By: Kevin B. Keith, Director of Safety Services, ABC Keystone
Those of you that have been readers of these posts will know that the focus has been on preventing workplace injuries through proactive approaches to safety, having management’s involvement in creating a safety culture, and taking a team approach in educating the workforce to work safely and aid in protecting both the worker and the business. Lost in these posts is the impact on the injured worker and the family unit. The impacts of a work-related injury can have long term effects on the family. We should not only consider the impacts experienced in the workplace due to the loss of a key employee, but we should consider the impacts to the family dynamic. Lost income, lower productivity, and decreased quality of life can all describe the impacts in the workplace, and also the impacts in the home.
The family unit, today, not necessarily means a dual income family. Families make choices based on the dollar and sense component of the family and budgetary means. At times, families choose to have one parent work while the other parent stays at home to care for children and save on childcare costs. Other families may consist of a single parent, where the children rely on the parent to be the sole provider. Whatever the family budget consists of, having a care provider injured can have a devastating financial impact.
The financial impact is just one area of concern. Maintenance of a home places pressure on family members also. Shopping for groceries, lawncare, and other home related chores can be pushed to other family members that are already feeling pressure to provide care for the injured loved one. Emotionally, these items can exacerbate the feelings of the injured worker and lead to depression, anxiety or stress, which all can lead to additional health concerns beyond the injury. The snowball effect of these combined events can greatly impact the family unit and their ability to cope with daily challenges.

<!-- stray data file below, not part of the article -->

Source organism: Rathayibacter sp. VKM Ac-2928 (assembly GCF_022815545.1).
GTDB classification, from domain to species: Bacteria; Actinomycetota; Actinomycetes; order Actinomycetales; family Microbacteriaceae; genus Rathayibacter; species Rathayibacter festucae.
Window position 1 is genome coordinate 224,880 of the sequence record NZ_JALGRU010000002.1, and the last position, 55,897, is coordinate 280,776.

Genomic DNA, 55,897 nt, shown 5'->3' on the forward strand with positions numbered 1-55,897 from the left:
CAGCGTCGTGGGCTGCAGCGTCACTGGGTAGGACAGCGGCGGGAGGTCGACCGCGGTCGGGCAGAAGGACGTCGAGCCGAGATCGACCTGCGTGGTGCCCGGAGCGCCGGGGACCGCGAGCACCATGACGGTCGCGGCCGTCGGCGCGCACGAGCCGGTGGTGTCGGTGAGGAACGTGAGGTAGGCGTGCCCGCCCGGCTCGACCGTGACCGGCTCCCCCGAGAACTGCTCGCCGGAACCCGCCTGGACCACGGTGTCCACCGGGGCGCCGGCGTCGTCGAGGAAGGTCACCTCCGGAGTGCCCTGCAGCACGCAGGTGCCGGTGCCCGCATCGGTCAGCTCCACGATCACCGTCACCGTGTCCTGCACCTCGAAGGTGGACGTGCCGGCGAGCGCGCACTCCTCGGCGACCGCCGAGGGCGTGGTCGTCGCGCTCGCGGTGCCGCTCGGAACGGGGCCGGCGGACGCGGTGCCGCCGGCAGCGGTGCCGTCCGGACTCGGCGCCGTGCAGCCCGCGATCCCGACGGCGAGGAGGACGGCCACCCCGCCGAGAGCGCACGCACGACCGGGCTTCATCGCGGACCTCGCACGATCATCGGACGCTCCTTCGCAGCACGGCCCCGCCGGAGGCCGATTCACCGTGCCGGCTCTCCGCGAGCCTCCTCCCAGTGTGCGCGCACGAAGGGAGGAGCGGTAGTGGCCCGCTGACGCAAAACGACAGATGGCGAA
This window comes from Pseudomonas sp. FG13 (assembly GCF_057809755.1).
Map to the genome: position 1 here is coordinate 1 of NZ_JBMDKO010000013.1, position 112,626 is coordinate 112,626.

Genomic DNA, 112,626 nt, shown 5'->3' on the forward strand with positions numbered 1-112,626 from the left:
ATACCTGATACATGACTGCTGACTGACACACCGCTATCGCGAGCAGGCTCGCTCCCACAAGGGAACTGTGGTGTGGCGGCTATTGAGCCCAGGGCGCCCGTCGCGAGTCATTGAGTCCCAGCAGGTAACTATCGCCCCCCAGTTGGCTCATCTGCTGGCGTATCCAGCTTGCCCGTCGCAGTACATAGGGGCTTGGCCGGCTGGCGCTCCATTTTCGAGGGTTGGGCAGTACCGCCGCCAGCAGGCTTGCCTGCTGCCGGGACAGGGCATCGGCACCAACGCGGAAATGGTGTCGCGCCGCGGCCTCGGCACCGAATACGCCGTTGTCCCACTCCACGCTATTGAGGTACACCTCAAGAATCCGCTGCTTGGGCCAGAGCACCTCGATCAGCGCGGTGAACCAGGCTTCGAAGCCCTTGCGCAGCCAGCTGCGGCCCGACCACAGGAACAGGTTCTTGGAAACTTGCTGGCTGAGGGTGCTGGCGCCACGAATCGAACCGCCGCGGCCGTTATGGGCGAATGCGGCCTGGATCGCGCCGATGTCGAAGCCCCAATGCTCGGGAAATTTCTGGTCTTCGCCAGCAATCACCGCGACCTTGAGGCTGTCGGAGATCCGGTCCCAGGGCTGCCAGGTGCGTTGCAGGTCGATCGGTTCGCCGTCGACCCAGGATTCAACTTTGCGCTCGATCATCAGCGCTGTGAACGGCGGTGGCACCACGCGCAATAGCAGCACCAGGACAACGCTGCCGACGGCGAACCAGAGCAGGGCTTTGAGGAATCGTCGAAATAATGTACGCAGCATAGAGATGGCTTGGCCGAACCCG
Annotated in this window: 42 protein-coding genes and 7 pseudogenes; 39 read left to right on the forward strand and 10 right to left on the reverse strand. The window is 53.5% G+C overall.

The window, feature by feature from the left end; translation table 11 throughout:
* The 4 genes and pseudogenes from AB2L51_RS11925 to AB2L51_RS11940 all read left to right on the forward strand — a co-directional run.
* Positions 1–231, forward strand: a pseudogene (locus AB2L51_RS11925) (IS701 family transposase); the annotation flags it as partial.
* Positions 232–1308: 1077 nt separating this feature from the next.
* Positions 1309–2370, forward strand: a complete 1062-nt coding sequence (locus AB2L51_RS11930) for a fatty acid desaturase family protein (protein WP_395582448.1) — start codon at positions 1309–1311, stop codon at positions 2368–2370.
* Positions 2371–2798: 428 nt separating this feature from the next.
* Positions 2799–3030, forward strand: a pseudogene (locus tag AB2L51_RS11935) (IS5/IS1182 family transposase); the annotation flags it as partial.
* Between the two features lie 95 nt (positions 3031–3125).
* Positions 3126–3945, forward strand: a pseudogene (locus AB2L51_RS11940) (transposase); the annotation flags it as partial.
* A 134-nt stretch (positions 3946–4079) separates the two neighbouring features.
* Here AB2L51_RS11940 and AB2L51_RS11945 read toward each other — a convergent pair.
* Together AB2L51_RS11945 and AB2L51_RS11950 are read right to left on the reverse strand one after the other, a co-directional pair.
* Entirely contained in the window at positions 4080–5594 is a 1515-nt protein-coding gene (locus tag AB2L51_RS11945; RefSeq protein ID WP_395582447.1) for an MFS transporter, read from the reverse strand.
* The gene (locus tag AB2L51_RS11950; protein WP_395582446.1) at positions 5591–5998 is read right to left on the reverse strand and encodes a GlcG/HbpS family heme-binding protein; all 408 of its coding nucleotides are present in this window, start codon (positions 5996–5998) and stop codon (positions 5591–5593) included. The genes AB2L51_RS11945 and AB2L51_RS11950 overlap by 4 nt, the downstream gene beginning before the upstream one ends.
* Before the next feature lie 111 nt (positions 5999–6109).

Preventing a work-related injury falls not only on the employer but also on the employee. In order to be a provider and good caregiver at home, one must protect themselves by recognizing hazards in the workplace and then actively addressing it. Being active in the workplace safety programs and policy development is one way to make a difference. Focus on protecting yourself and then looking to prevent injuries from happening to others is a way to aid in the process and to take personal accountability. Participating in or creating a company safety committee is a great way to make a difference in your company’s safety culture.
ABC Keystone can help in this process by providing safety training programs that educate, participating in your safety committee, and partnering with your safety personnel to address any of your company’s safety needs. Contact us today to see how ABC can help your organization.